FILE - This Thursday, June 21, 2018 file photo shows an adult whooping crane, a critically endangered species, in captivity at the Audubon Nature Institute's Species Survival Center in New Orleans. In a study released on Monday, April 15, 2019, whooping cranes, ravens and peregrine falcons are among the celebrities of the sky in the eyes of Americans, even those who’ve never laid eyes on one. (AP Photo/Gerald Herbert)

Celeb or stranger? Study weighs Americans' interest in birds

April 15, 2019 - 3:00 pm
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NEW YORK (AP) — How interested are Americans in different kinds of birds? A new study used Google searches to find out.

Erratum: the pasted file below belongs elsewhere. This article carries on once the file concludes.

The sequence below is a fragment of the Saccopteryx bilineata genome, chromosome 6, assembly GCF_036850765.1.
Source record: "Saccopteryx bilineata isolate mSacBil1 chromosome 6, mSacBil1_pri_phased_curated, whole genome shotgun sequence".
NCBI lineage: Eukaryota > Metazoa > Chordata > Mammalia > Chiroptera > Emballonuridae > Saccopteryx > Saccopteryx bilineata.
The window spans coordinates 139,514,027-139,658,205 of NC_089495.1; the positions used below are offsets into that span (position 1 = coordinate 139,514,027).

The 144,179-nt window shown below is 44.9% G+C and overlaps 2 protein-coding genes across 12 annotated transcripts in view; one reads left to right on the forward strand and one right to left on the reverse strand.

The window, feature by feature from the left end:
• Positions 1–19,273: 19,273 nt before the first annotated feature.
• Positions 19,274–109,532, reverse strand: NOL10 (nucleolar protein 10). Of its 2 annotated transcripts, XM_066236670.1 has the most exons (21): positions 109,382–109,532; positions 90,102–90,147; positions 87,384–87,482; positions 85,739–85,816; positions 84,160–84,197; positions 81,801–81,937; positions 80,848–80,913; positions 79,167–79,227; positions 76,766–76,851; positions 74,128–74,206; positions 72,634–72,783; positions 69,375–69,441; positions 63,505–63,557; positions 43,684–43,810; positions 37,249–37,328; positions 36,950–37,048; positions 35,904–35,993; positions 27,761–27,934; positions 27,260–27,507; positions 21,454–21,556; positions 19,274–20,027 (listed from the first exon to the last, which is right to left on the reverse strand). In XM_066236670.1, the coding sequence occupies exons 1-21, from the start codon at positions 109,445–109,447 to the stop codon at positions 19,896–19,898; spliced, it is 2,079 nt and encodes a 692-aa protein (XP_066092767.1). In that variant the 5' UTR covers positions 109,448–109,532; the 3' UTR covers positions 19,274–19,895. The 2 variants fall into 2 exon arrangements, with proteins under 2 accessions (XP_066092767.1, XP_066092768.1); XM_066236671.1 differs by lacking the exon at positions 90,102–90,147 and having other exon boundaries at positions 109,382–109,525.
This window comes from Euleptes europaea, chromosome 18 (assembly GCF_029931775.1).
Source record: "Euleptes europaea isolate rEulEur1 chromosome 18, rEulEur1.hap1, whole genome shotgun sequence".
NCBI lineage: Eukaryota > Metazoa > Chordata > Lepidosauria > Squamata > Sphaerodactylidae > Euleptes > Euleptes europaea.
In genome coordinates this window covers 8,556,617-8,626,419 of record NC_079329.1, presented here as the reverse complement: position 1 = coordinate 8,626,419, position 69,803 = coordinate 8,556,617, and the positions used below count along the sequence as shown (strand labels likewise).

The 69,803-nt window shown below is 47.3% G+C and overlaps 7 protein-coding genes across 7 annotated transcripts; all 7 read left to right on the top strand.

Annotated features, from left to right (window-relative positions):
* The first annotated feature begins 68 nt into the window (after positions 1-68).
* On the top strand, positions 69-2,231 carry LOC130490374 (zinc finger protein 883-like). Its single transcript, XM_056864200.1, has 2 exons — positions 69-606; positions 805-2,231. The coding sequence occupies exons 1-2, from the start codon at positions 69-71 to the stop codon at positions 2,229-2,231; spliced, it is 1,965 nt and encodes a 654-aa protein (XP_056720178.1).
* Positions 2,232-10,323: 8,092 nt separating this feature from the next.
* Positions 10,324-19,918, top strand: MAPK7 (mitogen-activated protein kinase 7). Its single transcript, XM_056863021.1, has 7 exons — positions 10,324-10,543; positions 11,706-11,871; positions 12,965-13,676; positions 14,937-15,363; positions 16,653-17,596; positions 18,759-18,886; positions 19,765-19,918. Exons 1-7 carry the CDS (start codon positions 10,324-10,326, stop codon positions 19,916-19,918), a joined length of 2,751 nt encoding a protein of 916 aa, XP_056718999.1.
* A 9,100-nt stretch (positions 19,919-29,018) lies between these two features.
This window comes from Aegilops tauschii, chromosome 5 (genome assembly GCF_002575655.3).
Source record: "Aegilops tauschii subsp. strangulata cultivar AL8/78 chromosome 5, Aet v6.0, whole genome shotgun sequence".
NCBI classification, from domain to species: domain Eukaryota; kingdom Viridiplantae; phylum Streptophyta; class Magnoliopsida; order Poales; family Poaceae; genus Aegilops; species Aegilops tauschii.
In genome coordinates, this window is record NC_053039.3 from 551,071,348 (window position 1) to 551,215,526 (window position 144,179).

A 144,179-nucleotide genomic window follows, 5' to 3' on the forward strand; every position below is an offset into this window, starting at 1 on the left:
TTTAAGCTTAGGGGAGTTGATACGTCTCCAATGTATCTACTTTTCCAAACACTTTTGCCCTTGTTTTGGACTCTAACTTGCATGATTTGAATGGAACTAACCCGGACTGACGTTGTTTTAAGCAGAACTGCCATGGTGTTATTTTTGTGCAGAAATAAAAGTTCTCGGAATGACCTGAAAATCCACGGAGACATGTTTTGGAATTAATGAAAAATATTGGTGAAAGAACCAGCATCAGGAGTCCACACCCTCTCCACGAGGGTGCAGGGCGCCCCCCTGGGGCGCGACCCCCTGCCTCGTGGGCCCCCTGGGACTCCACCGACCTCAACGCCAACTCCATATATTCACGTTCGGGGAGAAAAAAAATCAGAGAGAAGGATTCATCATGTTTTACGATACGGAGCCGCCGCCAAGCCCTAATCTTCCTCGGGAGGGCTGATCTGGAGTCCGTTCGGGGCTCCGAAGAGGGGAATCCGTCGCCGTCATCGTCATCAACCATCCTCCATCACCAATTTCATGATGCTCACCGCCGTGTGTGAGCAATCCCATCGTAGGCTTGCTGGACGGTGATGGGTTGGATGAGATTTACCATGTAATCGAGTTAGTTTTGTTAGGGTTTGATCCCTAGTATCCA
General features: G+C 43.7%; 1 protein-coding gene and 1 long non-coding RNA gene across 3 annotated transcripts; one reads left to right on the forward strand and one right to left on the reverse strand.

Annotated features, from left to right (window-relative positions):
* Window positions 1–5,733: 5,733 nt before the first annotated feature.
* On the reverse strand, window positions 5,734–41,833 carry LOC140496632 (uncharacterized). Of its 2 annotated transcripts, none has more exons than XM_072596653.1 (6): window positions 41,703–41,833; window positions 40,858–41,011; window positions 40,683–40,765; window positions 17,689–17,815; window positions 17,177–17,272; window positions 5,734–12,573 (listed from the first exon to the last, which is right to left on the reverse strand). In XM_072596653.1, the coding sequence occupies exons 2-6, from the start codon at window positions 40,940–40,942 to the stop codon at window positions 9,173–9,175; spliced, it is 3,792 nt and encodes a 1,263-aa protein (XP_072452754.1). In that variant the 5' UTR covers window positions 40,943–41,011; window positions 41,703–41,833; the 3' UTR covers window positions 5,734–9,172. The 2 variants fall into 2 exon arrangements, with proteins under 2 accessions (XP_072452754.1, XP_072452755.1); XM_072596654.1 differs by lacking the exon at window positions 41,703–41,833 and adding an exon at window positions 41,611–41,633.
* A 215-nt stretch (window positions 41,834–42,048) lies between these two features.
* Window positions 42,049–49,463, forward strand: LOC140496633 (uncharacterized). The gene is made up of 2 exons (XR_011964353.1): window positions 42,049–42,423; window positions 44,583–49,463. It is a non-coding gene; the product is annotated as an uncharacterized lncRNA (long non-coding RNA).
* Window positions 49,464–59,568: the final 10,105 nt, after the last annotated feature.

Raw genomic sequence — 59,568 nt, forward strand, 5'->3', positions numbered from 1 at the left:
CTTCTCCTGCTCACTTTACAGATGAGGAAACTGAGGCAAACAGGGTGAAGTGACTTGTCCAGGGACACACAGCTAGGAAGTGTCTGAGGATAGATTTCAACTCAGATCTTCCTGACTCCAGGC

Whooping cranes, common ravens and peregrine falcons were deemed celebrities, because people searched for them a lot on the internet, even in places where the birds don't live.

Other species were classified as being more like friends or largely ignored neighbors. And still other species didn't get much interest at all.

The study appeared Monday in the Proceedings of the National Academy of Sciences.

The research also turned up other insights into what makes a species popular. Bigger bodies, colorful plumage and regular visits to birdfeeders helped. And species that served as mascots for professional sports teams reached celebrity status.

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